Our friends Barb and Chuck have arguably the best view of the fireworks in Bend, OR. And they've made a tradition of putting on an annual barbeque that consistently shines as brightly as the fireworks that light up the sky over Pilot Butte. This year's festivities were the best yet, and this event just keeps getting better. We saw a number of old friends, met some new ones, and made friends with a gorgeous golden retriever named Buster, who several people threatened to kidnap and take home with them. In light of the fact that Buster's "people" are gone more than home, this would be an easy task, and was nearly pulled off!

Guests brought a wonderful array of appetizers, wines, beer, desserts, etc. Chuck, who's a master bartender kept busy shaking and serving martinis and margaritas. I had no problem with the two Kettle One's with twists, but called it quits there, since it was in fact the 4th, and there were nuts on the road, cops having a heyday pulling them over, plus my own precious cargo riding with me. I left the party sober at 11:30, which is how I intended. Holidays in particular are great days to either stay at home, or plan to be among the safe and sane on the road. It's amateur night, and all the crazies seem to crawl out of the woodwork with half a heat on. Not me.

Pilot Butte sticks up like the hump on a Dromedary camel, smack dab in the middle of Bend. This is Oregon's high desert, and "humps" of any kind are as rare as the water that camels can go so far without. This one rises about 500 feet above the surrounding 3600 foot elevation of this part of Central Oregon. And it's the ideal spot for what's advertised as the biggest 4th of July display in Oregon. It's a good one. Barb and Chuck live on Awbrey Butte (golf country), and their street provides the perfect vantage point for watching the fireworks.

One of the more interesting aspects of moving to Oregon, was the huge difference in the length of days and nights, over our former home in Northern California. The difference of 500 miles makes for way shorter winter days, and amazingly long summer days and much later sunsets. Our first year up there was quite an eye-opener. We parked in a parking lot on the south side of Pilot Butte, assuming the fireworks would start around 8, as is the case in the Bay Area. We were shocked to learn that we had another two hour wait, as it wouldn't be dark until 10! The sun's up a little after 4:30 AM, and it's light out well after 9:30 in the high desert. But it's always worth the wait, and the Pilot Butte fireworks consistently draw the usual oooh's and aaah's from the crowd, whether watching them live from on the Butte, or from virtually anywhere in town, since they're visible from all over the compact community of 75,000 people.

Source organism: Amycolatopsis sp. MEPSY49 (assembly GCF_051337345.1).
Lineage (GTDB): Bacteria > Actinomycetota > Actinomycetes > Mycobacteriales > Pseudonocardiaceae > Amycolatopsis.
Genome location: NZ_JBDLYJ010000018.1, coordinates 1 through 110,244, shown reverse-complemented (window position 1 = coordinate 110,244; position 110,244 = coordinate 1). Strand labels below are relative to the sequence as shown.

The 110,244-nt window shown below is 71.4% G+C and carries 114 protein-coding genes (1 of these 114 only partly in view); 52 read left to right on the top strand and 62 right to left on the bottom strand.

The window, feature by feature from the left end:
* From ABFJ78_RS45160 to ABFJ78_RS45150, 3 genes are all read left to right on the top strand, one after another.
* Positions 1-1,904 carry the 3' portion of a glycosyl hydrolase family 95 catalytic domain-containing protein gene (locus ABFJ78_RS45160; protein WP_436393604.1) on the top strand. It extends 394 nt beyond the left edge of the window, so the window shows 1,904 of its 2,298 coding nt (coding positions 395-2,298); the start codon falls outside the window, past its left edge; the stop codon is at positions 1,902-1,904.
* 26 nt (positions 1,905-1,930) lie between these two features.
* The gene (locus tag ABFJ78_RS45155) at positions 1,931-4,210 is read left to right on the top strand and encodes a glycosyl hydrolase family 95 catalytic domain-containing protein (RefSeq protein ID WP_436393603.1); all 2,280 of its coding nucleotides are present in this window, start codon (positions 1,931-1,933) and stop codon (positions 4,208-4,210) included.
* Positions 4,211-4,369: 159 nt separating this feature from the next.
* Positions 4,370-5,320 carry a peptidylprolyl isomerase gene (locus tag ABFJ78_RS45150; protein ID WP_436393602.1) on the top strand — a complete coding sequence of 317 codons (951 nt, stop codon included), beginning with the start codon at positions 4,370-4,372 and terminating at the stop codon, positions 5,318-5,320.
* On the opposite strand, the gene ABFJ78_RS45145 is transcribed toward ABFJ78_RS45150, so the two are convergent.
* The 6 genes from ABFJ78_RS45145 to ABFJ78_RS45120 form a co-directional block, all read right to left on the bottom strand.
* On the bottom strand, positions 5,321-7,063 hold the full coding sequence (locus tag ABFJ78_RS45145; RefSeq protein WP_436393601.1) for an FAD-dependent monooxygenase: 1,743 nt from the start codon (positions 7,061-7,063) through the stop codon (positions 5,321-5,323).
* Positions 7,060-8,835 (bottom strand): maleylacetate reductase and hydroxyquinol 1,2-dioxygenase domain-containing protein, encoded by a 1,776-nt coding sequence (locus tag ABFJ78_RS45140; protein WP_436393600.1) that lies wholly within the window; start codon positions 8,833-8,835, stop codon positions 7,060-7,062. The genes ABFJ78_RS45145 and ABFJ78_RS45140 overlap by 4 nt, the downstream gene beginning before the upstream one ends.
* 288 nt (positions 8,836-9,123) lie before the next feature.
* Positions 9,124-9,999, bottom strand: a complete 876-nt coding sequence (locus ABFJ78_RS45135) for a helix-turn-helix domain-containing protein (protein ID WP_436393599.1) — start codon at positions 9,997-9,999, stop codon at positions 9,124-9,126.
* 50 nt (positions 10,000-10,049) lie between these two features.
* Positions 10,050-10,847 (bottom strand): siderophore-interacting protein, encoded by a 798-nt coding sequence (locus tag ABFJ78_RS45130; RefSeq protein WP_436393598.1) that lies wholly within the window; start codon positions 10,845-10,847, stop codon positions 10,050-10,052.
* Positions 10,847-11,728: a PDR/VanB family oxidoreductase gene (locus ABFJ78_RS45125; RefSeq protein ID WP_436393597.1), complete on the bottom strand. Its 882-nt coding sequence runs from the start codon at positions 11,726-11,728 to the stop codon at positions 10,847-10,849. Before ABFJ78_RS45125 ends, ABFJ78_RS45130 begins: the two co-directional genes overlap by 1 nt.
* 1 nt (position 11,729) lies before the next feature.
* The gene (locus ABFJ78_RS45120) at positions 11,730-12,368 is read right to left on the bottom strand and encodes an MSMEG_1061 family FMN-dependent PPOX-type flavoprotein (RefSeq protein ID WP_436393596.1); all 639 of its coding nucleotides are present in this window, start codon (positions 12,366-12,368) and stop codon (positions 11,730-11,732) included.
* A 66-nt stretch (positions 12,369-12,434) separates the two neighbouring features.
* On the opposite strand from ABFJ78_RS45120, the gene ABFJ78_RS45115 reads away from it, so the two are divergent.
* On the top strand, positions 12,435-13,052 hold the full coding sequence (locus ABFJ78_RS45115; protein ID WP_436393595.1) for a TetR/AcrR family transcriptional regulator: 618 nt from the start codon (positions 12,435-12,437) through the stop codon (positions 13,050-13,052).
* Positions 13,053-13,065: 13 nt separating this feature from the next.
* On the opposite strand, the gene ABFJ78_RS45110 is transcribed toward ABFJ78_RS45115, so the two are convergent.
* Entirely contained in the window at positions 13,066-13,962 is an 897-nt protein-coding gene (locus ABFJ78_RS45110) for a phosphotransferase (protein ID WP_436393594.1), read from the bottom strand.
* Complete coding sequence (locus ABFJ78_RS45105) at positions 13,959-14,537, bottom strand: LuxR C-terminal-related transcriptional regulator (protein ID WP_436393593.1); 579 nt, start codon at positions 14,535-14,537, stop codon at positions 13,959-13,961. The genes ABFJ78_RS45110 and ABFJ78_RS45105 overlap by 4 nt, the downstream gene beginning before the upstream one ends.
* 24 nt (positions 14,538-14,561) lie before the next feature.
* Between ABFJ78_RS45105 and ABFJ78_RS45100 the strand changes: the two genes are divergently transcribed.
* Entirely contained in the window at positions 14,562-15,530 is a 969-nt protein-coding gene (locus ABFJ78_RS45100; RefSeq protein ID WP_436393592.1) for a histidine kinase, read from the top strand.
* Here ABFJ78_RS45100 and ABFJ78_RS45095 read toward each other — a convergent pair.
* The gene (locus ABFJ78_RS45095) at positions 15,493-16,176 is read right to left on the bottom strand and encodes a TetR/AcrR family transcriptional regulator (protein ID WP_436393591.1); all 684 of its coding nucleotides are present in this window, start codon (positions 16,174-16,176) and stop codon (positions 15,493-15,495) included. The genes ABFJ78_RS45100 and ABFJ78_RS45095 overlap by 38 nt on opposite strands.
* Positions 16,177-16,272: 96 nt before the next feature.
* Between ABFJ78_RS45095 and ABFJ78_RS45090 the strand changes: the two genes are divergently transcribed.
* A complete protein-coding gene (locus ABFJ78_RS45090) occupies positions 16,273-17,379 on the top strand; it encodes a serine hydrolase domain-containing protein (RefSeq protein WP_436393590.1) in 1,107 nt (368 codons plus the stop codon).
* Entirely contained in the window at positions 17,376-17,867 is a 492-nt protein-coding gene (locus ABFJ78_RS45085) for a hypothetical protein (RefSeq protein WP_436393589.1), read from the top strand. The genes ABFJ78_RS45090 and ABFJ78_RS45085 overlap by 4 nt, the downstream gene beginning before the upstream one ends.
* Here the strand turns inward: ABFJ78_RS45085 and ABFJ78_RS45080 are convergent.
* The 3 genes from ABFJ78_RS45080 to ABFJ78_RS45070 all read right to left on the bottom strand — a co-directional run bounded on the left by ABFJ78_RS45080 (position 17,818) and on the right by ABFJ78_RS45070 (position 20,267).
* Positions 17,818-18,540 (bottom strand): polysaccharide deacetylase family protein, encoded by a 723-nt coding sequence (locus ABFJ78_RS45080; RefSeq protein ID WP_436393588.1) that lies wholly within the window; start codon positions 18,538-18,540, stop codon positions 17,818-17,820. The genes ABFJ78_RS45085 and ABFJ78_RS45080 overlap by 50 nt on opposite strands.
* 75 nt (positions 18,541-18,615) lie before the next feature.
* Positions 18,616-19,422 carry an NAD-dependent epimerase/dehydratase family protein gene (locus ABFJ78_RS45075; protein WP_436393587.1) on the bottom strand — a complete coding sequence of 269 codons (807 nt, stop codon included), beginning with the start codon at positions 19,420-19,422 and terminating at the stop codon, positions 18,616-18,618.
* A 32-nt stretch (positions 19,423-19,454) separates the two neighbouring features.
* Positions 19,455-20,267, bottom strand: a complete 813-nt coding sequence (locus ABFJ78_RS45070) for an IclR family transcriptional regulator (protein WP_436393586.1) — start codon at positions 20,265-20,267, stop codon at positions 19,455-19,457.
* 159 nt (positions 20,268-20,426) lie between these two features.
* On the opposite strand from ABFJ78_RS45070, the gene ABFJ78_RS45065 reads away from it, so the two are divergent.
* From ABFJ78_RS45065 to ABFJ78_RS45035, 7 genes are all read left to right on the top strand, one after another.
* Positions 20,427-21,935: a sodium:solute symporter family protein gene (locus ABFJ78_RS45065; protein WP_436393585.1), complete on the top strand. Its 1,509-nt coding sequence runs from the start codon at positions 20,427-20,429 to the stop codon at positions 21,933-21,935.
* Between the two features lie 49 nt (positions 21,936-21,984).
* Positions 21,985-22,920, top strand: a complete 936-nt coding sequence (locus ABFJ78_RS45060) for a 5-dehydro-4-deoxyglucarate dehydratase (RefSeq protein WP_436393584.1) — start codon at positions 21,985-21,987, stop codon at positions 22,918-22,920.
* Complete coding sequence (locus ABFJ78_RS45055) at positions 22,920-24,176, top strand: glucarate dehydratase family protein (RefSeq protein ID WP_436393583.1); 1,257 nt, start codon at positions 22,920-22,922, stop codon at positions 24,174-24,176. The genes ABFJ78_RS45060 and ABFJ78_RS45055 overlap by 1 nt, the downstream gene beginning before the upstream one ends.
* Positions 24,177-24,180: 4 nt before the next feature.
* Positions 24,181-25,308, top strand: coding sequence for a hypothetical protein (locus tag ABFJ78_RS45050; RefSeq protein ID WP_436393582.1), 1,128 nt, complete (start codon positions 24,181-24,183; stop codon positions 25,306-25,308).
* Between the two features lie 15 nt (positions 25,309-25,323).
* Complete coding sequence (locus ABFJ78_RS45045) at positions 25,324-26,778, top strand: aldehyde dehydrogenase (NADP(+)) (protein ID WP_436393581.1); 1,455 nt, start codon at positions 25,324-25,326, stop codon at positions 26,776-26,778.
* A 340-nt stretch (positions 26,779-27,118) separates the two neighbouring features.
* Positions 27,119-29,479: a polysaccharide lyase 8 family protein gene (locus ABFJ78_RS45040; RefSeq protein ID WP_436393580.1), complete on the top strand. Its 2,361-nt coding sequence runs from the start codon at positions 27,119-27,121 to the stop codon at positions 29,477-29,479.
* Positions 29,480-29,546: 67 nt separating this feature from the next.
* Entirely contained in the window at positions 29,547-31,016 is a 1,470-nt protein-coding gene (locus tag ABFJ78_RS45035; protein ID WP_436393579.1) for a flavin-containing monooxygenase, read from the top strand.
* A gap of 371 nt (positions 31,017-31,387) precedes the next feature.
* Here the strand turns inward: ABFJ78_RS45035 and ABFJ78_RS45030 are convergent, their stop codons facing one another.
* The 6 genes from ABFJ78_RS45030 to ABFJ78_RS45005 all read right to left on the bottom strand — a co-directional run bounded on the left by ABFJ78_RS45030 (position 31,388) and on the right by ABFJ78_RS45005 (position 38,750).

Since we've virtually cleaned out our house, and moved all of our possessions (including all my cooking supplies) to either the current residence on the San Francisco peninsula, or into boxes in the garage. The intent was to rent the house out, but each time we visit it just gets tougher and tougher to leave it, and I want it to remain our home. I was born and raised, and currently live and work in the Bay Area, but my home has become Bend.

So as my utensil and cooking supplies were limited, I opted to do ribs. I brought a decent supply of my Rubbit dry rub with me, as well as a couple baking trays, tin foil, and a few assorted goodies. I bought a package of three full baby back ribs from Costco, which I maintain is the best meat and fish you can get, short of being a restaurant or the government. Butcher Bob, who was my instructor for the Butchery class at the California Culinary Academy, convinced us of this fact, which was based on 30 years as a meat cutter before his "second career" as an instructor at the CCA.

The plan was to marinate them overnight, start them on the (real) barbeque for about an hour, then apply a mop to them, wrap them up, and finish them low and slow in the oven.

My Baby Back Ribs
RUBBIT Dry Rub, ingredients:
3 parts: paprika, coarse salt, black pepper
2 parts: Coleman's dry mustard, any generic Italian seasoning, granulated garlic, granulated onion
1 part cayenne powder

RUBBIT Mop ingredients:
2 tablespoons of RUBBIT dry rub, 2 tablespoons of tomato paste, cup of apple cider (or juice), 1/4 cup Worcestershire sauce, 2 tablespoons brown sugar
- Sprinkle and RUB IN a few tablespoons of the dry rub, double wrap in aluminum foil, refrigerate overnight.
- In the morning, take the ribs out of the refrigerator and allow to come to room temperature an hour before they'll hit the BBQ.
- Prepare a BBQ (gas works, charcoal with mesquite is better). Move the coals to one side and put the ribs OFF HEAT, fat side down. Temperature should be 200-250 degrees.
- Cook for 30 minutes, watching the temperature, turn over and cook another 30 minutes.

- Prepare the mop: In a small saucepan, combine the ingredients and bring to a simmer.
- Preheat your indoor oven to 275 degrees.
- Line a cookie sheet with foil to lay the ribs on.
- Transfer the ribs to the sheet, coat both sides with the mop, STACK them on top of each other, wrap securely in a couple layers of foil.
- Cook the ribs, wrapped in foil, without disturbing them, at 275 degrees, for 3 full hours.
- Remove from the oven, allow them to settle for 15 minutes, remove from the foil, brush another layer of mop (or BBQ sauce of your choice) on top, cut either individually or 3 to 4 rib pieces to serve.

There's nothing better than a great cole slaw and/or cornbread muffins with these, but you're on your own for sides. The process is what counts - overnight marinating, start them at room temperature, cook OFF HEAT on the BBQ, wrap them in foil, low heat for 3 hours in the oven.

I brought 3 full racks, which came to just shy of eight pounds. The 14 guests devoured them in about a half hour, so I'm assuming they were good ...